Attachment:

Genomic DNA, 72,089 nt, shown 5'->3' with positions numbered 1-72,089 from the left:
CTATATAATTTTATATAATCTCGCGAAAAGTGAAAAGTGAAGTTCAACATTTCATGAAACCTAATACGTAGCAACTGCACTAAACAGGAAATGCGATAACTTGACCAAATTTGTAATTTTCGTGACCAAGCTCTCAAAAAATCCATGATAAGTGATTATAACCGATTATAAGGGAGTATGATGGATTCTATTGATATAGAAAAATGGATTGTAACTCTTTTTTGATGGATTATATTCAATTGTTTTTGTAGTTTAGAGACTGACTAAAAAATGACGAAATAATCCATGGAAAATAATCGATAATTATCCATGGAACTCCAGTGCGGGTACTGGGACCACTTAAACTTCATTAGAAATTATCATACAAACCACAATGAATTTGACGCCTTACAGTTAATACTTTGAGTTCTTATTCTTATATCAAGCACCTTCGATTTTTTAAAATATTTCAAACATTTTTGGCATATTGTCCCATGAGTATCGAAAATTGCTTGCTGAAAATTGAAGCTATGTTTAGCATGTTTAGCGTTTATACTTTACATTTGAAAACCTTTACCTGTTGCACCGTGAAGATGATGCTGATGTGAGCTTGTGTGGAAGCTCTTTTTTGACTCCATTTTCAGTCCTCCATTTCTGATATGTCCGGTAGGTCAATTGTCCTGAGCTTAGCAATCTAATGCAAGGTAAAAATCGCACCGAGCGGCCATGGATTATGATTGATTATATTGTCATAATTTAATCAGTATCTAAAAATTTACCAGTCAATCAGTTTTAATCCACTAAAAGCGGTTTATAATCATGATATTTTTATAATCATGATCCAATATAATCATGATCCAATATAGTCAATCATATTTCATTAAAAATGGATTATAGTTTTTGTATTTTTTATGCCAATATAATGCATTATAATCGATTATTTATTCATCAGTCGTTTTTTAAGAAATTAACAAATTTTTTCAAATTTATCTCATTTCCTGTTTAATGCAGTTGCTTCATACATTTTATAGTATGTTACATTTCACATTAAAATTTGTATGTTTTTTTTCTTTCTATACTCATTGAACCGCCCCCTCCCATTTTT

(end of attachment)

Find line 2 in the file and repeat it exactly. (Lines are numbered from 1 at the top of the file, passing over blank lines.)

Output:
CTATATAATTTTATATAATCTCGCGAAAAGTGAAAAGTGAAGTTCAACATTTCATGAAACCTAATACGTAGCAACTGCACTAAACAGGAAATGCGATAACTTGACCAAATTTGTAATTTTCGTGACCAAGCTCTCAAAAAATCCATGATAAGTGATTATAACCGATTATAAGGGAGTATGATGGATTCTATTGATATAGAAAAATGGATTGTAACTCTTTTTTGATGGATTATATTCAATTGTTTTTGTAGTTTAGAGACTGACTAAAAAATGACGAAATAATCCATGGAAAATAATCGATAATTATCCATGGAACTCCAGTGCGGGTACTGGGACCACTTAAACTTCATTAGAAATTATCATACAAACCACAATGAATTTGACGCCTTACAGTTAATACTTTGAGTTCTTATTCTTATATCAAGCACCTTCGATTTTTTAAAATATTTCAAACATTTTTGGCATATTGTCCCATGAGTATCGAAAATTGCTTGCTGAAAATTGAAGCTATGTTTAGCATGTTTAGCGTTTATACTTTACATTTGAAAACCTTTACCTGTTGCACCGTGAAGATGATGCTGATGTGAGCTTGTGTGGAAGCTCTTTTTTGACTCCATTTTCAGTCCTCCATTTCTGATATGTCCGGTAGGTCAATTGTCCTGAGCTTAGCAATCTAATGCAAGGTAAAAATCGCACCGAGCGGCCATGGATTATGATTGATTATATTGTCATAATTTAATCAGTATCTAAAAATTTACCAGTCAATCAGTTTTAATCCACTAAAAGCGGTTTATAATCATGATATTTTTATAATCATGATCCAATATAATCATGATCCAATATAGTCAATCATATTTCATTAAAAATGGATTATAGTTTTTGTATTTTTTATGCCAATATAATGCATTATAATCGATTATTTATTCATCAGTCGTTTTTTAAGAAATTAACAAATTTTTTCAAATTTATCTCATTTCCTGTTTAATGCAGTTGCTTCATACATTTTATAGTATGTTACATTTCACATTAAAATTTGTATGTTTTTTTTCTTTCTATACTCATTGAACCGCCCCCTCCCATTTTT